Early designs showed a 169 m (554 ft) tall wheel similar to the London Eye, drawing criticism that it lacked originality. The developers pointed out that the design wasn't finalised and was merely for conceptualization purposes, though the final project changed little from the early designs. Subsequently, the project was to grind almost to a halt when the developer faced difficulties in sourcing funds to build the wheel. Original plans to complete the wheel by the end of 2005 were thus postponed indefinitely, and there were reports (denied by the Singapore Tourism Board) that the tourism board has set an ultimatum date of 31 March 2005 for the developer to iron out its financial issues and to keep the development going.By September 2005, the project was revived when funds were successfully sourced from two German banks.

What you may and may not want to know is the Flyer has suffered several breakdowns:
  • In July 2008 the Flyer was stopped because of a minor fault in the braking system.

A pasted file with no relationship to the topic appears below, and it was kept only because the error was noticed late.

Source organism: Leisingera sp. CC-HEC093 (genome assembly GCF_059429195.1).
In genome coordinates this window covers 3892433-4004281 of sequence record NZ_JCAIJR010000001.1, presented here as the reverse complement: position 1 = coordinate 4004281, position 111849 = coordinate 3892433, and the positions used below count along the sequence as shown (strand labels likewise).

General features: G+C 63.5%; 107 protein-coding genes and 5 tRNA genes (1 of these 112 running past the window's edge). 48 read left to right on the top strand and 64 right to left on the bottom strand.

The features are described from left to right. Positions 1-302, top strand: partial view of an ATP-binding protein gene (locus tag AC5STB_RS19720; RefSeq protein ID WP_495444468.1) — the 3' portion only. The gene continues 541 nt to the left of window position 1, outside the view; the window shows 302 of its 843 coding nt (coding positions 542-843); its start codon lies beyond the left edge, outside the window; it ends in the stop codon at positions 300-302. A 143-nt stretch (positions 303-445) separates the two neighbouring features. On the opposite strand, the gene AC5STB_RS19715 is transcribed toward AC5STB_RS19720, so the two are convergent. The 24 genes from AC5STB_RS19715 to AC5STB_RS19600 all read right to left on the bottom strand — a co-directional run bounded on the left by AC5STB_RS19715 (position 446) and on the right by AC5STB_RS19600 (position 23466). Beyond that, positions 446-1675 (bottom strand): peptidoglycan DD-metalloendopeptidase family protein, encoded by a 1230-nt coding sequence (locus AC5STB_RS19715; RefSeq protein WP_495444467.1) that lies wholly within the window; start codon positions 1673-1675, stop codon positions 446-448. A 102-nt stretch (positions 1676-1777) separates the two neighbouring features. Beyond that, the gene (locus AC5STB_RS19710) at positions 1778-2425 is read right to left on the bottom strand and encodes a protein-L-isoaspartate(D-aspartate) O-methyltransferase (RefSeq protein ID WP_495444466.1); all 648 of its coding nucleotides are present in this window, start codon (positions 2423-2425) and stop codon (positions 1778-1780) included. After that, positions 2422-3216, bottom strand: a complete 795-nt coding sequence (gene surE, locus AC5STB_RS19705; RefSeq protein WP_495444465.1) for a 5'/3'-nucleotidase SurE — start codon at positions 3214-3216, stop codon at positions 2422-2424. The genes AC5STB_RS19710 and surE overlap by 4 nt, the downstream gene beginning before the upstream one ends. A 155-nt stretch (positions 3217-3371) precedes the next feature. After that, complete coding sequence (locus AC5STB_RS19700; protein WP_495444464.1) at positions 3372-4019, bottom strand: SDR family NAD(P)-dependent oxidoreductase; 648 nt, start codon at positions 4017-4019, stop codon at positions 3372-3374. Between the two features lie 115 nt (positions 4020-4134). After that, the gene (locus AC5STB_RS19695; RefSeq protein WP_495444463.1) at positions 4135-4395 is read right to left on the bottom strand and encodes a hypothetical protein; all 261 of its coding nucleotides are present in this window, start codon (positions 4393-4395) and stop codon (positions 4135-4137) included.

• On 4 December 2008, the wheel was stuck for nearly five hours due to bad weather and some 70 people were stranded.
  • On 23 December 2008, the wheel stopped moving and trapped 173 passengers for about six hours.The breakdown was caused by a short circuit and fire in the Flyer's wheel control room, which cut off the air-conditioning in the wheel. Eleven passengers were evacuated via a sling-like device from a few of the capsules, and those stranded were given food and drink. The wheel restarted nearly seven hours after it had stopped and two people were hospitalized. The Flyer was closed indefinitely and an investigation into the cause of the malfunction was launched. The wheel re-opened on 26 January 2009 after the Singapore Police received the final safety certification report from the Comformity Assessment Board. Following this breakdown, additional back-up systems costing about S$3 million were installed. These included a generator, winches, three anti-fire and smoke systems, and heat detection devices.